Plant Molecular Biology

, Volume 76, Issue 3–5, pp 443–451

Chloramphenicol acetyltransferase as selectable marker for plastid transformation



Chloroplast transformation remains a demanding technique and is still restricted to relatively few plant species. The limited availability of selectable marker genes and the lack of selection markers that would be universally applicable to all plant species represent some of the most serious technical problems involved in extending the species range of plastid transformation. Here we report the development of the chloramphenicol acetyltransferase gene cat as a new selectable marker for plastid transformation. We show that, by selecting for chloramphenicol resistance, tobacco chloroplast transformants are readily obtained. Transplastomic lines quickly reach the homoplasmic state (typically in one additional regeneration round), accumulate the chloramphenicol acetyltransferase enzyme to high levels and transmit their plastid transgenes maternally into the next generation. No spontaneous antibiotic resistance mutants appear upon chloramphenicol selection. Several lines of evidence support the assumption that plant mitochondria are also sensitive to chloramphenicol suggesting that the chloramphenicol acetyltransferase may be a good candidate selectable marker for plant mitochondrial transformation.


Plastid transformation Nicotiana tabacum Selectable marker Chloramphenicol cat 


  1. Ahmadabadi M, Ruf S, Bock R (2007) A leaf-based regeneration and transformation system for maize (Zea mays L.). Transgenic Res 16:437–448PubMedCrossRefGoogle Scholar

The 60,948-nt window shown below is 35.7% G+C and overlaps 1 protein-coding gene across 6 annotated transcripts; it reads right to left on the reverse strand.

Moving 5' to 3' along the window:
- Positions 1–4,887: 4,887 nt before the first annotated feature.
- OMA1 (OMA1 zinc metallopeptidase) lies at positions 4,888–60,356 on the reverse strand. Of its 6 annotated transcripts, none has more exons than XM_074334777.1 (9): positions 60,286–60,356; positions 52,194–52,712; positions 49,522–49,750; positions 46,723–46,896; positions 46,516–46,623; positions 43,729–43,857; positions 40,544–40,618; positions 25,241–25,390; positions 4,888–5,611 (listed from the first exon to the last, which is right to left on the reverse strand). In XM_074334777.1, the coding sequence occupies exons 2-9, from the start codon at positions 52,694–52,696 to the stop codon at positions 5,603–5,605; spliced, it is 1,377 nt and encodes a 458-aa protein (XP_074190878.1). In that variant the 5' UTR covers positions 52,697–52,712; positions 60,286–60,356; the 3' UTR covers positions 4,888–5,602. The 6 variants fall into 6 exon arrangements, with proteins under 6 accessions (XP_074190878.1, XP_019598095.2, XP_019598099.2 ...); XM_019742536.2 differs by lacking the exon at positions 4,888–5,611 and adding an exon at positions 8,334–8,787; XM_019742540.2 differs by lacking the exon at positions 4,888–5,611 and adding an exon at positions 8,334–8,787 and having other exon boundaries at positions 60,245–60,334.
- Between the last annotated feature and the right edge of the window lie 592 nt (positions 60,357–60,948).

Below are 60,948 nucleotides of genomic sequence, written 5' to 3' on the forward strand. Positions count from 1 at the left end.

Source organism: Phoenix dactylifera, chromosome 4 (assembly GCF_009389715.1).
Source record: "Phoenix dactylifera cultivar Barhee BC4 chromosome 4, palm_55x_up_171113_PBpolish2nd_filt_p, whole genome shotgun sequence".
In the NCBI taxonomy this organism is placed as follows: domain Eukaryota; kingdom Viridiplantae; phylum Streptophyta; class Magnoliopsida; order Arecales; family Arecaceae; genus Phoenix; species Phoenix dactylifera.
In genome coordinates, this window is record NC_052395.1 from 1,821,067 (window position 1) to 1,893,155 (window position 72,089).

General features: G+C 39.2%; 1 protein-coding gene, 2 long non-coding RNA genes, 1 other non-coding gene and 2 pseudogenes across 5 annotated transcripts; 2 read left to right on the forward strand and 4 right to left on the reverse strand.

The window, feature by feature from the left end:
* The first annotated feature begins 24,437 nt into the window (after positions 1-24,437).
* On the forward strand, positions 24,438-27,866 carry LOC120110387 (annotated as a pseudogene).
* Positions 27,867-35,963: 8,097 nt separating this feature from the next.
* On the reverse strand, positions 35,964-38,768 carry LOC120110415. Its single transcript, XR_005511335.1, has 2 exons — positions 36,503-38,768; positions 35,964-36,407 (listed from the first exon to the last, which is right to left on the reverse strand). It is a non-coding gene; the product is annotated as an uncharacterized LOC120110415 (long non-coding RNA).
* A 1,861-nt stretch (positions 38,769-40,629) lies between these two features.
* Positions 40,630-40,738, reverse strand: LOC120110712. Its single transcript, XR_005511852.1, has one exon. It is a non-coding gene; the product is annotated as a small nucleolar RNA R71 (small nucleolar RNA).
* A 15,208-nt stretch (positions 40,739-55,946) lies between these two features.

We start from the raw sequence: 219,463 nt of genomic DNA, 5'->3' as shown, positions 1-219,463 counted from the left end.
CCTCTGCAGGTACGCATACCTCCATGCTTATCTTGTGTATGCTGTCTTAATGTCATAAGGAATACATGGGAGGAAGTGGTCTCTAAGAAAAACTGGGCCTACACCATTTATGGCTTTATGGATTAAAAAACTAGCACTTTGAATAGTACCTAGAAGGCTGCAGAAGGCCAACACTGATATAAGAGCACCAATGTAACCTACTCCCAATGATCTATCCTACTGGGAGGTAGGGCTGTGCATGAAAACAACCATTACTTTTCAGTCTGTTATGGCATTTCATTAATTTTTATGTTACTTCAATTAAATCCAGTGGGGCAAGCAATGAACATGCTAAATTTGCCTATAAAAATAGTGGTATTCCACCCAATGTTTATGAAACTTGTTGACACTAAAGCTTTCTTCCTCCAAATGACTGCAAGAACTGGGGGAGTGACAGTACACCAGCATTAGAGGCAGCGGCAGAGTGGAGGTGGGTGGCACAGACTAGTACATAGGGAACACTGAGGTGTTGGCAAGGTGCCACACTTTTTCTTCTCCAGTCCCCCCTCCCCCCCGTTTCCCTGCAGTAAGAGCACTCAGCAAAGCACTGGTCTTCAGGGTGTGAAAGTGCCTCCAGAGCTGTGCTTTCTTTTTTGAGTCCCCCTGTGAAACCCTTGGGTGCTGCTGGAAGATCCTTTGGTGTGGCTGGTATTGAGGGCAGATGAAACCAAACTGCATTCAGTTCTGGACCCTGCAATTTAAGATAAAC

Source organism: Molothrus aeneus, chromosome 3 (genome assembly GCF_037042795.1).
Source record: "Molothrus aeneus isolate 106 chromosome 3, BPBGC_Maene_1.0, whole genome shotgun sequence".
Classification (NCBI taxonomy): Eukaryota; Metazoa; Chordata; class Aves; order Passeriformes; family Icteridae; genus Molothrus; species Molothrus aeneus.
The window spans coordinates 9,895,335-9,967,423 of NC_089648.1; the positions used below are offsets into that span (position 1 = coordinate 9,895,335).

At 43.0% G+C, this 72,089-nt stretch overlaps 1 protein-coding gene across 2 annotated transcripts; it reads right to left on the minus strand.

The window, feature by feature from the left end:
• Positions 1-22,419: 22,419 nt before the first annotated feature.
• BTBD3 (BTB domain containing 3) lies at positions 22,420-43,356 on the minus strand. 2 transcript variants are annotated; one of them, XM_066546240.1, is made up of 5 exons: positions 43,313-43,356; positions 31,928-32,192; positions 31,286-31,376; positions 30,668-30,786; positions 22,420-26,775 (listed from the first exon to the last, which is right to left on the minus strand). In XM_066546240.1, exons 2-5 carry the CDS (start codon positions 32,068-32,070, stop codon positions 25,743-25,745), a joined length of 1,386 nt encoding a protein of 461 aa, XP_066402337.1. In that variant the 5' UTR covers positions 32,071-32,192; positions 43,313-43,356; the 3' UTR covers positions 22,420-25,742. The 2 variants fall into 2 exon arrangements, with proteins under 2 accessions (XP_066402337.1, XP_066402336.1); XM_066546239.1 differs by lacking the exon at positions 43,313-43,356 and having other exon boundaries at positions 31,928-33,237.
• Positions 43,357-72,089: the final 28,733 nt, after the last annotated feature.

2. Allison LA, Maliga P (1995) Light-responsive and transcription-enhancing elements regulate the plastid psbD core promoter. EMBO J 14:3721–3730PubMedGoogle Scholar
  3. Ayliffe MA, Timmis JN (1992) Tobacco nuclear DNA contains long tracts of homology to chloroplast DNA. Theor Appl Genet 85:229–238CrossRefGoogle Scholar
  4. Barone P, Zhang X-H, Widholm JM (2009) Tobacco plastid transformation using the feedback-insensitive anthranilate synthase [α]-subunit of tobacco (ASA2) as a new selectable marker. J Exp Bot 60:3195–3202PubMedCrossRefGoogle Scholar
  5. Bock R (2001) Transgenic chloroplasts in basic research and plant biotechnology. J Mol Biol 312:425–438PubMedCrossRefGoogle Scholar
  6. Bock R (2007) Plastid biotechnology: prospects for herbicide and insect resistance, metabolic engineering and molecular farming. Curr Opin Biotechnol 18:100–106PubMedCrossRefGoogle Scholar